Becker’s Nevus with Lichen Simplex Chronicus Limited to the Nevus Lesion: A Case Report


avatar Samer Mriani 1 , avatar Bandar Tammar 1 , avatar Hasan Maghrabi 1 , avatar Khalid Al Aboud ORCID 2 , * , avatar Waleed Yamani 2 , avatar Zaher Al Asmary 2 , avatar Hamdan Al Osaimi 2 , avatar Hasan Al Qurashi 2 , avatar Adnan Al Ehibi 2 , avatar Faisal Alfeliet 2 , avatar Awatif Al Subyani 2 , avatar Hanan Barnawi 2 , avatar Ahlam Al Hakami 2 , avatar Saleh Al Muntashiri 3

Department of Administration, King Faisal Hospital, Makkah, Saudi Arabia
Department of Dermatology and Public Health, King Faisal Hospital, Makkah, Saudi Arabia
Alkhadra Primar Care Center, Makkah, Saudi Arabia

how to cite: Mriani S, Tammar B, Maghrabi H, Al Aboud K, Yamani W, et al. Becker’s Nevus with Lichen Simplex Chronicus Limited to the Nevus Lesion: A Case Report. J Skin Stem Cell. 2019;6(2):e98571. doi: 10.5812/jssc.98571.


Becker’s nevus is an uncommon hamartomatous skin lesion. Many dermatoses and, rarely, abnormal systemic findings have been reported in association with Becker’s nevus. The occurrence of lichen simplex chronicus (LSC) is rare in Becker’s nevus. In this case report, we share our observation of a 23-year-old Bengali male with LSC in association with Becker’s nevus.

1. Introduction

Becker’s nevus is a hamartomatous hyperpigmented patch, first reported in 1948 by an American dermatologist, Samuel William Becker (1894 - 1964) (1). Several dermatoses have been reported in association with Becker’s nevus. Box 1 shows a select list of these skin conditions (1-8).

Box 1. Selected Skin Conditions Reported in Association With Becker’s Nevus, Listed Alphabetically
Skin Conditions
Desmoid tumor
Leiomyoma cutis
Lichen planus
Lymphomatoid papulosis
Plexiform neurofibroma
Prurigo nodularis

Systemic abnormalities, such as ipsilateral limb shorting and breast hypoplasia, can also occur with this nevus (9). Lichen simplex is a localized area of chronic, lichenified eczema/dermatitis. There can be a single plaque or multiple plaques. It is also called neurodermatitis (10).

To our knowledge, the co-occurrence of LSC with Becker’s nevus has not been reported. We share our observation of a young man with LSC limited to Becker’s nevus.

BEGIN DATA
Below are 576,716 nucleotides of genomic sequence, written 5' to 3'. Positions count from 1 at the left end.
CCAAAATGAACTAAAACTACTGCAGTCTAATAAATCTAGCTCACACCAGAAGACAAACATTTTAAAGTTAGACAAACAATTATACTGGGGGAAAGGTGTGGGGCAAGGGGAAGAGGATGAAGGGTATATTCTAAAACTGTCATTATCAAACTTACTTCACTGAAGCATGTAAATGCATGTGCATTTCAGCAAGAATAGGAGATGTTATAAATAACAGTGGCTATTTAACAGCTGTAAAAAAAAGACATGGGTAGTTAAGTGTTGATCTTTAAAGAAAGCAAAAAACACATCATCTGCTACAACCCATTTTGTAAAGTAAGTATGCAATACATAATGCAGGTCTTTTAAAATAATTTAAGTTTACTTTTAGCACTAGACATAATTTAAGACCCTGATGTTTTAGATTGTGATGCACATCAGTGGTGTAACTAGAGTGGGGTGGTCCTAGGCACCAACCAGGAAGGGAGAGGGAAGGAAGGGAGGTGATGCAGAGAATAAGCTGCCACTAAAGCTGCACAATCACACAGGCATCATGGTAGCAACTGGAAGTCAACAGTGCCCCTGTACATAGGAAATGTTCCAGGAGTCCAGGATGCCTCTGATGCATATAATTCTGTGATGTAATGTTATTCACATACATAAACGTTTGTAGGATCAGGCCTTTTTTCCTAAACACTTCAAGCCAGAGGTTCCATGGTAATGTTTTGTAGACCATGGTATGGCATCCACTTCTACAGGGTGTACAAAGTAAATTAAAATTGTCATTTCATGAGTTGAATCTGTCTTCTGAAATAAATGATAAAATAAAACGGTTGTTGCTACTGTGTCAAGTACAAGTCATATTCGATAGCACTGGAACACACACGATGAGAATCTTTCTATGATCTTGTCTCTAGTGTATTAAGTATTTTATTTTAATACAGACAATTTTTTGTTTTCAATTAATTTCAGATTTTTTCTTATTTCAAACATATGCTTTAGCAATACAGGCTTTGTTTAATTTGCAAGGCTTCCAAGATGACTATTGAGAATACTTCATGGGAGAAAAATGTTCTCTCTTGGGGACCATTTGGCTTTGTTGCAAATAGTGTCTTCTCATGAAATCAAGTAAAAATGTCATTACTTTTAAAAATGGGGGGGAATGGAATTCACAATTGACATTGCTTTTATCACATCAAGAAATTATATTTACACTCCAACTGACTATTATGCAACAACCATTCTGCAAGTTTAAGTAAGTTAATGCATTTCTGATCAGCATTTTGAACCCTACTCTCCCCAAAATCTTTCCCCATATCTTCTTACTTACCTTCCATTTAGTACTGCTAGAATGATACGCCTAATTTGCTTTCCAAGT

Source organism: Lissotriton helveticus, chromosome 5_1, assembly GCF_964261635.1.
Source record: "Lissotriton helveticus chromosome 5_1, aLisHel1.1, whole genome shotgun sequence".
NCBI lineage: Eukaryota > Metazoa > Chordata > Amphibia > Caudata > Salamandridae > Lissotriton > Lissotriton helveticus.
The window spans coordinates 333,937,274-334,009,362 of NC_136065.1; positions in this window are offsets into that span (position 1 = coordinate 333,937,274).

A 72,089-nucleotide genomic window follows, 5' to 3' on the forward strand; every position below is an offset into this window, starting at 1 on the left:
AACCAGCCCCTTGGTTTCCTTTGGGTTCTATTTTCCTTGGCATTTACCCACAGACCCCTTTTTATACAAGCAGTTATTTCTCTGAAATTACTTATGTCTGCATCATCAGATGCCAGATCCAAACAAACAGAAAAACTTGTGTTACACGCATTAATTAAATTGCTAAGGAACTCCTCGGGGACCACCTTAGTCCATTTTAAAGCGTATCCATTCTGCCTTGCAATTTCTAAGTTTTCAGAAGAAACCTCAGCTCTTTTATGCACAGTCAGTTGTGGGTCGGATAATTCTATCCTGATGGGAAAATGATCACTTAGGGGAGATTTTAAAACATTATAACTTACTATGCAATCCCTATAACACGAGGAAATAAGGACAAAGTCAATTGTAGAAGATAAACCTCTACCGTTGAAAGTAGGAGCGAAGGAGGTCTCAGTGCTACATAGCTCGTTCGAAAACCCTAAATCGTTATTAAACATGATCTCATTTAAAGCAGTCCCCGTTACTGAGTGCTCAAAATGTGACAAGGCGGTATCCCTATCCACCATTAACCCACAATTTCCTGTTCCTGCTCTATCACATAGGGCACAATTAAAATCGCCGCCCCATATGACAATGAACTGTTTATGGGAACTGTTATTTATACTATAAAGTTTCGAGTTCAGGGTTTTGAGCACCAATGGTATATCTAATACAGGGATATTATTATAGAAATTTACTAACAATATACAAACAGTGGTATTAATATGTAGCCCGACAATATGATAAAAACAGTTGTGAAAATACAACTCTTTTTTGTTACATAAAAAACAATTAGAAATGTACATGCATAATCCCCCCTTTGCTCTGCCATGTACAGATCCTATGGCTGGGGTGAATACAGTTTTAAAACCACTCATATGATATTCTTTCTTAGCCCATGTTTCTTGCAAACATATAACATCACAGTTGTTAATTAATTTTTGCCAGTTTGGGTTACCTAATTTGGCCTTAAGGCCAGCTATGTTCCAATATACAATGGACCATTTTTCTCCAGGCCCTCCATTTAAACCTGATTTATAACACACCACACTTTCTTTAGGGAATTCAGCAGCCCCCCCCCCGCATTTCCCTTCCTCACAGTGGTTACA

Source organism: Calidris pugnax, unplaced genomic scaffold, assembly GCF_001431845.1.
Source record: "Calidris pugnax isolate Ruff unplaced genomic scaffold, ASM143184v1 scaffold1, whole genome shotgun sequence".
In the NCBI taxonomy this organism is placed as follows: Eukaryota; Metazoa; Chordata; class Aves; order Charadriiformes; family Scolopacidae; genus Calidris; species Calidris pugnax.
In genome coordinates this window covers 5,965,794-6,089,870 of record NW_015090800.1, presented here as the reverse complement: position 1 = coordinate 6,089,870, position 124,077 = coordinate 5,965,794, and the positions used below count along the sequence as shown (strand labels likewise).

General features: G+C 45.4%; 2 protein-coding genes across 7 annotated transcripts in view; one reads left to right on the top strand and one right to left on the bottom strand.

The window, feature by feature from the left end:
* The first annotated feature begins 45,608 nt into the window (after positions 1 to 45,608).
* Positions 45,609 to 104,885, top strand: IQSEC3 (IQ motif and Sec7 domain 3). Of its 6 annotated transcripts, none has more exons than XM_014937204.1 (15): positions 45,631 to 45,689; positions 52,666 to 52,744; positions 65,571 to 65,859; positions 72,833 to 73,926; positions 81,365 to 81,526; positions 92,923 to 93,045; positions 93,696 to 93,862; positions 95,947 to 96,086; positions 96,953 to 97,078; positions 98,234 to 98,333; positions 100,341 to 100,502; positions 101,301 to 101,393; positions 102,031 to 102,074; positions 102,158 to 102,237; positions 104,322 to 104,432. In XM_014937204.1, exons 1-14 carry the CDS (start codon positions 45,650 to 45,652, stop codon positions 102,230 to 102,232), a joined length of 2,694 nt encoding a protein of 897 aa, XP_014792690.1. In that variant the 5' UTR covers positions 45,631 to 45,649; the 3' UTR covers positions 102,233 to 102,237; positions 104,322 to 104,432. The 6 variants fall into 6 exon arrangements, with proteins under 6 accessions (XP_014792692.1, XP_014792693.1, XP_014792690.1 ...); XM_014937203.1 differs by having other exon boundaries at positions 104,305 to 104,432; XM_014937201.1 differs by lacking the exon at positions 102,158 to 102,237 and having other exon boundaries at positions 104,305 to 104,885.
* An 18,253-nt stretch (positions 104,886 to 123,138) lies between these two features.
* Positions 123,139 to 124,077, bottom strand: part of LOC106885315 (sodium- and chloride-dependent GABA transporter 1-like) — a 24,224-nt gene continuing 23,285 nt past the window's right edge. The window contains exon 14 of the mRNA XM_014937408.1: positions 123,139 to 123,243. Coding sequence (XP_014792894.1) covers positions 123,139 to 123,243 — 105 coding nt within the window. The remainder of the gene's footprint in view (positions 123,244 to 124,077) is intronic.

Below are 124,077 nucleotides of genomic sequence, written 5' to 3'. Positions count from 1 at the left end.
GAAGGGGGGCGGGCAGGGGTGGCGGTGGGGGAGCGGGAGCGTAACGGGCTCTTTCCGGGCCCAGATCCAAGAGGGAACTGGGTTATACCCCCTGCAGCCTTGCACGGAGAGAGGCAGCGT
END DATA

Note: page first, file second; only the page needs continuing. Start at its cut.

2. Case Presentation

A 23-year-old healthy Bengali male, working as a cleaner, presented with pruritic lichenified papules in a dark spot on his left forearm persisting for several weeks (Figure 1). He had no known medical problems and was not on any medication. He had noted the dark hyperpigmentation and the increased hairiness of this patch since late childhood. He was diagnosed with Becker’s nevus. Several months ago, he developed severe scratching that was limited to this patch, but he received no treatment for this itchiness.

Lichenified papules of lichen simplex chronicus occurring in Becker’s nevus

There were no other skin lesions. A 4-mm punch biopsy (performed after obtaining informed consent from the patient) from a pruritic papule demonstrated thick hyperkeratosis and epidermal acanthosis, which were consistent with the clinical diagnosis of LSC. The patient was managed with a psychodermatological approach. He was advised to trim his nails, avoid scratching, distract his attention to the lesion, and avoid stresses in general.

He was prescribed a two-week course of topical betamethasone 1% ointment to be applied twice daily, and chlorpheniramine maleate (Histop) as a 4-mg tablet to be taken orally three times daily. He is being followed up clinically, but he has not visited the clinic.

3. Discussion

Various hypotheses and pathological mechanisms have been discussed to explain the occurrence of coexisting abnormalities in Becker’s nevus (2). For instance, an increase in androgen receptors in Becker’s nevus might contribute to the development of acneiform eruption and breast hypoplasia. Hypohidrosis that colocalizes with Becker’s nevus is considered to be related to genetic mutation or mosaicism (2).

Wolf’s isotopic response, which is the occurrence of a new unrelated disease at the same location as a previously healed disease, was also considered as a possible explanation. Because underlying Becker’s nevus lesion continues to exist, several groups believe that this association of dermatoses with Becker’s nevus is not exactly consistent with the definition of Wolf’s isotopic response. Thus, they feel that Wolf’s isotopic response-like phenomenon is a better term (2).

As a chronic skin condition, LSC is linked to emotional factors that are the sources of intense pruritic sensation (10). That pruritic lesions in our case were recurrent and always localized to the hyperpigmented patch suggests that the coexistence of these two conditions is more than a mere coincidence. Nonetheless, we could not verify the exact cause of the association of LSC with Becker’s nevus in our case. However, as a possibility, anxiety generated by the shape of the nevus precipitated the LSC. The abnormal neural component of the hamartomatous lesion of Becker’s nevus might be another factor in the development of LSC.


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